Wednesday, August 3, 2011

Maryland Gears Up for Teaching Financial Literacy in School

As reported by the DelMarva.com, Maryland schools will start teaching financial literacy this year. Students in grades 3-12 will be taught financial knowledge throughout their time in schools. This effort in Maryland was supported by CFS.

Here's how it will work:


Among many specific requirements, students will be expected to "describe the services financial institutions provide, such as savings, checking, and money market accounts" by the end of Grade 5. By the end of Grade 8, students are expected to be able to compare credit products and services and describe predatory lending practices.At the end of Grade 12, students should have learned how credit scores can be used to leverage better products, services and employment opportunities -- such as security clearances.

This effort in Maryland was supported by CFS.

DOL Fiduciary Rule and Unintended Consequences

Cathy Weatherford of the Insured Retirement Institute has a column out today on the unintended consequences of the DOL's redefinition of fiduciary.

Key quote:

Ostensibly, the DOL wants to expand the ranks of fiduciaries to ensure that financial institutions avoid any potential conflicts of interest that might influence investment recommendations. Admittedly, this sounds appealing. A fiduciary standard is the highest and best the law allows, similar to what is imposed on trustees and guardians. The trouble is that fiduciary status triggers a little-known IRS regulation, making it nearly impossible for broker-dealers to handle IRAs held by average investors. These firms cannot satisfy the labyrinth of rules unleashed by fiduciary status except by (1) curtailing investment advice or (2) forcing IRAs into “advisory accounts” overseen by a registered investment advisor.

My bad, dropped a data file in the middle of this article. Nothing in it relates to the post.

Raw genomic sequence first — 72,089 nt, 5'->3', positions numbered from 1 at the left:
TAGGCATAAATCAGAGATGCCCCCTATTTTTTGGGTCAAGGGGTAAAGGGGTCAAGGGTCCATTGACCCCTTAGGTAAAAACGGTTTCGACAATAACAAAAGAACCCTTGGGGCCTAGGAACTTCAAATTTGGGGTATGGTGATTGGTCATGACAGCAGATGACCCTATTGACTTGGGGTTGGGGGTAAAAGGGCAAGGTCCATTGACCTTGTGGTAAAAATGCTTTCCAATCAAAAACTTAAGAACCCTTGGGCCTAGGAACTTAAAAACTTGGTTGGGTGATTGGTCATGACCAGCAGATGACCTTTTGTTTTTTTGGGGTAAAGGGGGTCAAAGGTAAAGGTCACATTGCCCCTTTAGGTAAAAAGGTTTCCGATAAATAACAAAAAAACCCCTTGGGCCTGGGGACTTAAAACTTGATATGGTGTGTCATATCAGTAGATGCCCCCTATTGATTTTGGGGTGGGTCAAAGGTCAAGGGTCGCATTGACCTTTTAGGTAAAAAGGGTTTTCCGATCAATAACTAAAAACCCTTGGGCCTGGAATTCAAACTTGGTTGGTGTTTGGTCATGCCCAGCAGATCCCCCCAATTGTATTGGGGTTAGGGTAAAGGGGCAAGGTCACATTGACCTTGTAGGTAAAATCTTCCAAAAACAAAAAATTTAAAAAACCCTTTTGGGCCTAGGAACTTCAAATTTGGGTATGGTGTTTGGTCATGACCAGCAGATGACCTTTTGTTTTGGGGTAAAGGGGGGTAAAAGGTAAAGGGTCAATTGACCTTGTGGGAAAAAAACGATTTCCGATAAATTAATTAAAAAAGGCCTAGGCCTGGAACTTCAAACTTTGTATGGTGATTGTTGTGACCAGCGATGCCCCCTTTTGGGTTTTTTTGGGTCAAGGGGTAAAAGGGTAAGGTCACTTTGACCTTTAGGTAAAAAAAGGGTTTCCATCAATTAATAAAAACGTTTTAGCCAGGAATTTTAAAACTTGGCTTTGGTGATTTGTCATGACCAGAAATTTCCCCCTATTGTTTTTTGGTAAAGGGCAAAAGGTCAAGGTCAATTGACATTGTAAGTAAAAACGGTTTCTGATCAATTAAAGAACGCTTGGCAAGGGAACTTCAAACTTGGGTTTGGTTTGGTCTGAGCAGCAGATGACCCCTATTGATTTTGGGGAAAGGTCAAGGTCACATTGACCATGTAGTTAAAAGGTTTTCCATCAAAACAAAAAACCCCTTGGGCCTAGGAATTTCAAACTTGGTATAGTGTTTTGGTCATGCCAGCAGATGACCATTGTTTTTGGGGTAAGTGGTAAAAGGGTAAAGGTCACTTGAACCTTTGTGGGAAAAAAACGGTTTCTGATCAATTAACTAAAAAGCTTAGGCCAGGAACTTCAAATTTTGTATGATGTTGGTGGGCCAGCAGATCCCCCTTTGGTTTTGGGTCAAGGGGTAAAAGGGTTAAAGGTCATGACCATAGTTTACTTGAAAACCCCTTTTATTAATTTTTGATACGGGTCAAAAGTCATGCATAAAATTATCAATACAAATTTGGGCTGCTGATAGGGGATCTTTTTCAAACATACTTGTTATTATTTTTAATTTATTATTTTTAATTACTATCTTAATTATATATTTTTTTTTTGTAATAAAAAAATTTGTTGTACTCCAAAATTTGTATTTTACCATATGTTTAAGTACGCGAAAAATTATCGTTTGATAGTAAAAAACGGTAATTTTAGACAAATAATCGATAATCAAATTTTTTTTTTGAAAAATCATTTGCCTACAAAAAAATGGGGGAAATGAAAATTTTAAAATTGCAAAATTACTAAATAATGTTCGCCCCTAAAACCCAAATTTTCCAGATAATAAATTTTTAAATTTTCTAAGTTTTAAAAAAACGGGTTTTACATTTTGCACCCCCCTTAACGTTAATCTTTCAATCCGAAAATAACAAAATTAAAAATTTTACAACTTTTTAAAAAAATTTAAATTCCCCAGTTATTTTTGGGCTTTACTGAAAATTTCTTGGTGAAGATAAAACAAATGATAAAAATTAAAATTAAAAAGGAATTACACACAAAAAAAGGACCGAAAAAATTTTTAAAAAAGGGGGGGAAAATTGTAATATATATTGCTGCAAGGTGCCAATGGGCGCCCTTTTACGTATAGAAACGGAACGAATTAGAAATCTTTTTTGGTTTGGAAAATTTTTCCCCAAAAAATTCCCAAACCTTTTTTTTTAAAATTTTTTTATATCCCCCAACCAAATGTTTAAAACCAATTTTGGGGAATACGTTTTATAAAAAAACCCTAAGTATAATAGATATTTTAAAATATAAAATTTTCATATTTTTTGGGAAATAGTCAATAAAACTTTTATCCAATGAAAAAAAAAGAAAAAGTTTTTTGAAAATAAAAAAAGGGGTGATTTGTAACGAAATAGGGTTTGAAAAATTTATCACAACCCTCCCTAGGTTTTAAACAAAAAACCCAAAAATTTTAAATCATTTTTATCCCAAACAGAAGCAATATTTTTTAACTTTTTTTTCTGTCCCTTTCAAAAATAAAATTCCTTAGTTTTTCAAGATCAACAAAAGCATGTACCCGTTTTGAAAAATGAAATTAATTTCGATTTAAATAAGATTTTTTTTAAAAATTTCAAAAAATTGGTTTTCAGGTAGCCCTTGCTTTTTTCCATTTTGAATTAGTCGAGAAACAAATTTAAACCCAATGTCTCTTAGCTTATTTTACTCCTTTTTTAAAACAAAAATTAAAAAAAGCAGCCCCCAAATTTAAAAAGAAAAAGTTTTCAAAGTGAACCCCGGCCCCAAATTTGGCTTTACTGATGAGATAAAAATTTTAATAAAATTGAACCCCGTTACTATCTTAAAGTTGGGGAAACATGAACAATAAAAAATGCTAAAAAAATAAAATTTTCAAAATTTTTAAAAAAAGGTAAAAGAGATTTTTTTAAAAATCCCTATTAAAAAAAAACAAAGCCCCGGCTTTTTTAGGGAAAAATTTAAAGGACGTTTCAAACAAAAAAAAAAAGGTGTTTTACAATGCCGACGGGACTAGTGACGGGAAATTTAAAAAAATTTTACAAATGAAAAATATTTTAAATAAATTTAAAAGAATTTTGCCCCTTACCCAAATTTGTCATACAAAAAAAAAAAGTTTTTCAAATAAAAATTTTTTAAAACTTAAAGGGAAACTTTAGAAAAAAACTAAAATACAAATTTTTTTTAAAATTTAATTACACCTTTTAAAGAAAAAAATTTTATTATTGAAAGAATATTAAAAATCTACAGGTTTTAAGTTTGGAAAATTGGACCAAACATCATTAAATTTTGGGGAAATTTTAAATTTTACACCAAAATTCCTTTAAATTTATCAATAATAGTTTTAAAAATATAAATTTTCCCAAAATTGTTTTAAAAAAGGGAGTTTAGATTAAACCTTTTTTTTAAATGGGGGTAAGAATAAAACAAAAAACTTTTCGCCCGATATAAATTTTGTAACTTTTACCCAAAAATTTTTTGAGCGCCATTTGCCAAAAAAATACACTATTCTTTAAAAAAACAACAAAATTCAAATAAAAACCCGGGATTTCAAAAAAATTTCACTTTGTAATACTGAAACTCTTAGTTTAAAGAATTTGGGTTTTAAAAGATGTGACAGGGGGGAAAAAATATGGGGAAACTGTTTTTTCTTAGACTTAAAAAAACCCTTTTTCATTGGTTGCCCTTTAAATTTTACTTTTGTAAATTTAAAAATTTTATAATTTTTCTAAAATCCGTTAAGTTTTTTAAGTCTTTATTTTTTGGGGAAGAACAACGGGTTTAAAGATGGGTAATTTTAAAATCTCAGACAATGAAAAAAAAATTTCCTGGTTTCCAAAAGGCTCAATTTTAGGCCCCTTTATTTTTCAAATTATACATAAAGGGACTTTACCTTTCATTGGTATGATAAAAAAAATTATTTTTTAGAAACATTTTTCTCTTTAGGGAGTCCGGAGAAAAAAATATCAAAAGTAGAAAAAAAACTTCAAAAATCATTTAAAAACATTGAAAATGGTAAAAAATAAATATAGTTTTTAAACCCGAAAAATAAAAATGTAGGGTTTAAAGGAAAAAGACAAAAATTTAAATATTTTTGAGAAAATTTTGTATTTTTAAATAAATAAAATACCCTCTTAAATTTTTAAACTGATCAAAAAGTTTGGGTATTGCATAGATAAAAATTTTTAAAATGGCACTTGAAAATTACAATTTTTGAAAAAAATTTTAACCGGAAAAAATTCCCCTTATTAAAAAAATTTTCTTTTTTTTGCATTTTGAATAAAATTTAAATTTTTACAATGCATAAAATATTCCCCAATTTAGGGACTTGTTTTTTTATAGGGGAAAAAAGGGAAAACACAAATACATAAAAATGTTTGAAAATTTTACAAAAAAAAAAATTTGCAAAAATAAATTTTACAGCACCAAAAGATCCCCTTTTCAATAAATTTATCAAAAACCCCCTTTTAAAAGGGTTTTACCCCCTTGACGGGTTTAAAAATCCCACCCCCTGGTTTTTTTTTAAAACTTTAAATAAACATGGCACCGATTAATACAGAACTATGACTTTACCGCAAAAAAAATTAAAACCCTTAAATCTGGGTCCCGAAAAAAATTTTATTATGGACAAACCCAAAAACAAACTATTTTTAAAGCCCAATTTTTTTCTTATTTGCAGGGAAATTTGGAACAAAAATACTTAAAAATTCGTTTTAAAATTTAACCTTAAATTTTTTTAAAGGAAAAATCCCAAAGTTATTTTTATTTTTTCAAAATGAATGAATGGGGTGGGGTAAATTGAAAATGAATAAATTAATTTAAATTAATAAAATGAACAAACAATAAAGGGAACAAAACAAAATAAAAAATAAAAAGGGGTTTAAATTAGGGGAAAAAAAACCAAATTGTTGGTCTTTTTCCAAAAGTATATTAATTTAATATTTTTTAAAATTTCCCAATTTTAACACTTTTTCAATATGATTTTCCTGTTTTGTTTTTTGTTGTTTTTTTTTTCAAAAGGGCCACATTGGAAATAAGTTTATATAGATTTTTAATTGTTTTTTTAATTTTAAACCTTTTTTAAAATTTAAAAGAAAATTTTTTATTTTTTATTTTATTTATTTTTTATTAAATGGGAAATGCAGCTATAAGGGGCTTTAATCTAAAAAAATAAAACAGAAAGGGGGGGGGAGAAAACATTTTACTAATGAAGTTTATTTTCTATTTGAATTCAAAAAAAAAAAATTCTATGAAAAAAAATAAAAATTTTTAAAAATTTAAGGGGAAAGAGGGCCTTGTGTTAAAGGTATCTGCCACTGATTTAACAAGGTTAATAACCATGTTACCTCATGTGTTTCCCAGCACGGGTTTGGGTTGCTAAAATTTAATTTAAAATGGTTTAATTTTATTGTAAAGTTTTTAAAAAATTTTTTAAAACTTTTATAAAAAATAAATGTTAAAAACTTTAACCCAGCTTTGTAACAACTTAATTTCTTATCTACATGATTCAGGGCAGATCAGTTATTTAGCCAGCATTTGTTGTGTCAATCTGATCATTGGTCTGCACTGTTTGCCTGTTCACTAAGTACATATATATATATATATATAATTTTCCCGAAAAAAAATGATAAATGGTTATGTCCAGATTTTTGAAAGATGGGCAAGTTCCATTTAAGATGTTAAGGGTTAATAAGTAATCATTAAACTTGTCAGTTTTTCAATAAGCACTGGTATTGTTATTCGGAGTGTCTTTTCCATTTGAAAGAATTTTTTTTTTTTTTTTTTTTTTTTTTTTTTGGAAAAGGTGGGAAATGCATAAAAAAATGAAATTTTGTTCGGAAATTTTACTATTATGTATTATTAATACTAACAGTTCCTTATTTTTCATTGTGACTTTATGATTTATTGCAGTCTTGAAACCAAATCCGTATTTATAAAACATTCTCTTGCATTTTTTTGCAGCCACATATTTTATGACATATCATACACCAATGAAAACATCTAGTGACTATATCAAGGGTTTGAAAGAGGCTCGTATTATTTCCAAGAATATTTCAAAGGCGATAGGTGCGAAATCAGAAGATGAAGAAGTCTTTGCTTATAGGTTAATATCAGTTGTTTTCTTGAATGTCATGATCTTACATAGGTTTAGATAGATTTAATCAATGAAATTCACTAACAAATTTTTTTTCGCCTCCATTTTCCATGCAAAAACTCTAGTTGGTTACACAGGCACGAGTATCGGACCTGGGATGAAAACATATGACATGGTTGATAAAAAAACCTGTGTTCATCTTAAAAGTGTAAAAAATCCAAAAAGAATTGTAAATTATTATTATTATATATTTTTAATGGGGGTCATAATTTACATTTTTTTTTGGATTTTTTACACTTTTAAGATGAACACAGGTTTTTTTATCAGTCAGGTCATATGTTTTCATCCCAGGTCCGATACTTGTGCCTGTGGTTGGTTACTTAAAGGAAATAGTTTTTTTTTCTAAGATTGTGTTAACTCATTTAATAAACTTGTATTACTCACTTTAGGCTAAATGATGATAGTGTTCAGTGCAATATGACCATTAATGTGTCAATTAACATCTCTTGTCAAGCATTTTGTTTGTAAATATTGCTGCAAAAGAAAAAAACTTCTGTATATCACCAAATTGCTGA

Monday, August 1, 2011

Massachusetts Tackles Financial Literacy

The state of Massachusetts is the latest to tackle financial literacy legislation. In supporting the bill, the Metro West Daily News makes a convincing case that holds for the Commonwealth and every other state.



Some students will borrow money to buy a car while still in high school. They need to know what interest is, and how to calculate how much interest payments will add to the sticker price. As soon as they hit college, they will be deluged with credit card offers many won't know how to weigh. Most will end up borrowing money for college - the average student graduates owing $20,000 - and many will be surprised when the bill comes due.



Later, they may be expected to manage their retirement accounts, but few will have been taught anything about investment strategies. They will have to make decisions on insurance and mortgages - and we've seen in recent years how easy it is for people to make poor decisions when buying homes.



That's why it is long past time Massachusetts incorporated financial literacy into the public school curriculum. We do no service to our children by sending them out into the world knowing all about geometry and history, but nothing about how to balance a checkbook.

Kudos to the Commonwealth for taking this step. It's too late for the 2011-2012 school year, but here's hoping the 2013 curriculm includes topics like interest, debt and savings.